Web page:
Wednesday, August 3, 2016

Thoughts on Two Marriages

Last month on Facebook (the most reliable source for all breaking news) I came across a little article announcing that the author Elizabeth Gilbert and her partner were separating.

If you're not familiar with this storyline, never fear--I can sum it up for you pretty quickly: Talented author realizes that she is miserable in her marriage. Author divorces husband and decides to travel around the world to a lot of countries that begin with the letter "I" to eat pasta and find herself. Instead, she found herself another fella, fell in love, and wrote a memoir about the whole experience, making a boatload of money in the process, and getting a movie deal too. I can't say for certain, but I think there's a strong possibility that the book and movie inspired a good few women of a certain seconomic and educational strata to leave their partners and chase after their inner Julia Roberts.

(Not me. I didn't take a months-long trip to Italy or Indonesia or India, although I DID take a 17-day vacation to Indiana.)

I wanted her to have a happy ending. (I mean, what curmudgeonly troglodyte asshole DOESN'T want someone to be happy?) We all wanted her to have a happy ending because we want to know that we will have happy endings. But here's the truth: there's never a totally happy ending. Perhaps a happy pause between storylines.

Regardless, I did feel a slight see of connection with Elizabeth Gilbert, as one is supposed to do when reading the work of a talented memoirist. And then, she decided to marry her fella, for complicated reasons...but before she did, she wrote a book facing down her ambivalence about the institution of marriage. Ironically, or perhaps coincidentally, I read it right before I got married.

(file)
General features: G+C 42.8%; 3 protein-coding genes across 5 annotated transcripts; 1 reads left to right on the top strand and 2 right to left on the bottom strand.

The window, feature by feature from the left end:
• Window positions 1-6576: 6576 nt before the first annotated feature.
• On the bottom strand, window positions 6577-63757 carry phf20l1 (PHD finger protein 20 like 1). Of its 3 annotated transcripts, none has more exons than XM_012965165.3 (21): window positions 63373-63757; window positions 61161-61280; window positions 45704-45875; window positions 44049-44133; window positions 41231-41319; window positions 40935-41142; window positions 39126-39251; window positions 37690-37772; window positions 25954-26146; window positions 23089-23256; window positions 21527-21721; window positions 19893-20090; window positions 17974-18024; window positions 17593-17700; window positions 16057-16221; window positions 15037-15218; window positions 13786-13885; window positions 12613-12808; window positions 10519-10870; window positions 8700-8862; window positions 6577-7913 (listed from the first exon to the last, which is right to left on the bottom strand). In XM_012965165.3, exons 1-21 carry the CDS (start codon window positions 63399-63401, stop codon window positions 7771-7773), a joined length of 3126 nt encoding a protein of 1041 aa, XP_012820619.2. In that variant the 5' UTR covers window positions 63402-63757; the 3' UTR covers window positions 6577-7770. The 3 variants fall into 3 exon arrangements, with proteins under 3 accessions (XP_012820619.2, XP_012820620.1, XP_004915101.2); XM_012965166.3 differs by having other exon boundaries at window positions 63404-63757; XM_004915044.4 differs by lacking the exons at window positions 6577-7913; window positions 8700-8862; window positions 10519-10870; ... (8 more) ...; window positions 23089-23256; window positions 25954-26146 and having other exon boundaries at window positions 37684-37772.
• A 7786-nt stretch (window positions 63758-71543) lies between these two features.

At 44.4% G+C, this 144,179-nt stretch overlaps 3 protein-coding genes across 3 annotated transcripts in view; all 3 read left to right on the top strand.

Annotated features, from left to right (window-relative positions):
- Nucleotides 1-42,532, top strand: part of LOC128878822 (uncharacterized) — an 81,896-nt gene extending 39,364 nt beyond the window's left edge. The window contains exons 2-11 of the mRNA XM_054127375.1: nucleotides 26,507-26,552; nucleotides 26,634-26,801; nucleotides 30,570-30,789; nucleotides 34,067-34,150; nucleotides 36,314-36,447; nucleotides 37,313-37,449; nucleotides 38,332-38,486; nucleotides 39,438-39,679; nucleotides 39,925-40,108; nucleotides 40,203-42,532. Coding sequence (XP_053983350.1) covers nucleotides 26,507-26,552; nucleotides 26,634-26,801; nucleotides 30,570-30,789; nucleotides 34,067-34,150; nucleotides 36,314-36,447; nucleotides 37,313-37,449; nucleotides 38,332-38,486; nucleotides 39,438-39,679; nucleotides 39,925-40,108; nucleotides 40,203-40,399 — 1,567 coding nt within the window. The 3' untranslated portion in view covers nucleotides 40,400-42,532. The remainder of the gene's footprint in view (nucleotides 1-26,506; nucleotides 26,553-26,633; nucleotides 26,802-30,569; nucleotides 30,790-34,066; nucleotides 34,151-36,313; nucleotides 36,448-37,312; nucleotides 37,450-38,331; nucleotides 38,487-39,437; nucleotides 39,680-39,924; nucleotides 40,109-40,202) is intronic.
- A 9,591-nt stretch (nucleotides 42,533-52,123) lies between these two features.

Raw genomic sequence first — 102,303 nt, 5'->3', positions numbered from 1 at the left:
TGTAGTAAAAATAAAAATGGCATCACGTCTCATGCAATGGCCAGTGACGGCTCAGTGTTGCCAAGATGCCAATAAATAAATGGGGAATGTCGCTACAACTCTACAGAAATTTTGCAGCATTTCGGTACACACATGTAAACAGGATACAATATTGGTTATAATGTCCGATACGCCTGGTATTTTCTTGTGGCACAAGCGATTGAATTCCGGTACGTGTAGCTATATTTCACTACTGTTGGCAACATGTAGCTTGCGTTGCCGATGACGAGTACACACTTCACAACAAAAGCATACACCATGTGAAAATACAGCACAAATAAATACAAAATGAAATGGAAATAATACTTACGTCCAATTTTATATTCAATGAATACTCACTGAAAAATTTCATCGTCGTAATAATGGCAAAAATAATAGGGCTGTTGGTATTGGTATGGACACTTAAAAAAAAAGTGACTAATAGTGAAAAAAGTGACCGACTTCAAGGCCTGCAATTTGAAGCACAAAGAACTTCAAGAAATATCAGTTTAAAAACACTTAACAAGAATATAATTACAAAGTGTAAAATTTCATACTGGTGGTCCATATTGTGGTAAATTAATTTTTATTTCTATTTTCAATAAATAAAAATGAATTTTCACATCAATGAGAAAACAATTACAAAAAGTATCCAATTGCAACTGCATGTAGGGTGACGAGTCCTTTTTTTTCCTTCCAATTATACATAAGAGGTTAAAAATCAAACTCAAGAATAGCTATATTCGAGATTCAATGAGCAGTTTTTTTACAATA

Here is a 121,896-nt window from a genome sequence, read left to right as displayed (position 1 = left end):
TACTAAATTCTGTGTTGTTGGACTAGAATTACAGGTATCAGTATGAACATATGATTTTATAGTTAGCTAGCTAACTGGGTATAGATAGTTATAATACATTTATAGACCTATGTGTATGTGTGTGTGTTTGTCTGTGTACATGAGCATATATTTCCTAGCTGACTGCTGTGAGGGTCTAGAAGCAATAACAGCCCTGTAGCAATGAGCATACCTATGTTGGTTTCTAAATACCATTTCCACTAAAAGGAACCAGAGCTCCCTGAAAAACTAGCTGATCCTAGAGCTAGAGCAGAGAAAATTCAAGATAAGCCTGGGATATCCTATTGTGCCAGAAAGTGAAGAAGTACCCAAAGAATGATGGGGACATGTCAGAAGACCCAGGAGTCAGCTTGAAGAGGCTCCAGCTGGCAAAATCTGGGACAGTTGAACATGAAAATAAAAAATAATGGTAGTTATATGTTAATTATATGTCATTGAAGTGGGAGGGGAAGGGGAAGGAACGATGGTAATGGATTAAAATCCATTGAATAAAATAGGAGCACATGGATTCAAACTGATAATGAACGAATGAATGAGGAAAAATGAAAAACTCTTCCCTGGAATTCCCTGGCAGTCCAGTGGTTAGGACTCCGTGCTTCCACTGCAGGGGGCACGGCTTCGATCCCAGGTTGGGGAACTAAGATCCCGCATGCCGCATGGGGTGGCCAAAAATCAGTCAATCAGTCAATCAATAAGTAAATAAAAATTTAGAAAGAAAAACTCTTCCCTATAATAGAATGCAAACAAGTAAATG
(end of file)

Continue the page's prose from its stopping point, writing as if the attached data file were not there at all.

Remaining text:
We have nothing really in common, Ms. Gilbert and myself. She has achieved a great deal of worldly success and is much farther along than I am in her skills as a writer. But yet, here we both are, both of us separated and terminating our relationships with the partners that we once thought we would be with until the end of this life. I got married, and couldn't make it work. She wrote a book on marriage, and got married, and couldn't make it work. And there are no doubt a lot of people that have plenty of thoughts on that matter.

Last weekend, I came across a blog post about Elizabeth Gilbert's announcement, and the world's more-than-slightly-stupid reaction to it. I agreed quite strongly with her statement that "to suggest that readers are (or should be) somehow 'disillusioned' with the news of their separation is to hold Gilbert to a ridiculous standard--one nobody can uphold." She also takes the pretty generous, but not inaccurate, view that "marriage does not need to last forever to be a success." That all sorts of amazing things can come out of marriages that don't last. Children, and happy memories, and positive impacts, and lasting friendships can make marriages--even ones that end in divorce--a success.

Here is, at least for now, where Ms. Gilbert's and my story differ most drastically. I feel like--and I say this with no bitterness--my marriage was anything but a success. We didn't have children, we are not coming away with a lasting friendship, and just about all of my recollections of our six years together are tinged with vague emotions of contempt, boredom, disgust with both of us, homesickness, bitterness, disillusionment, and distrust. I know I shouldn't indulge in those kinds of emotions, and I want to move past them, move past this travesty of a marriage and all my flawed thinking that got me into that mess to begin with.

Maybe it's time to eat, pray, and love my way through Indiana. I've got the eating part down.

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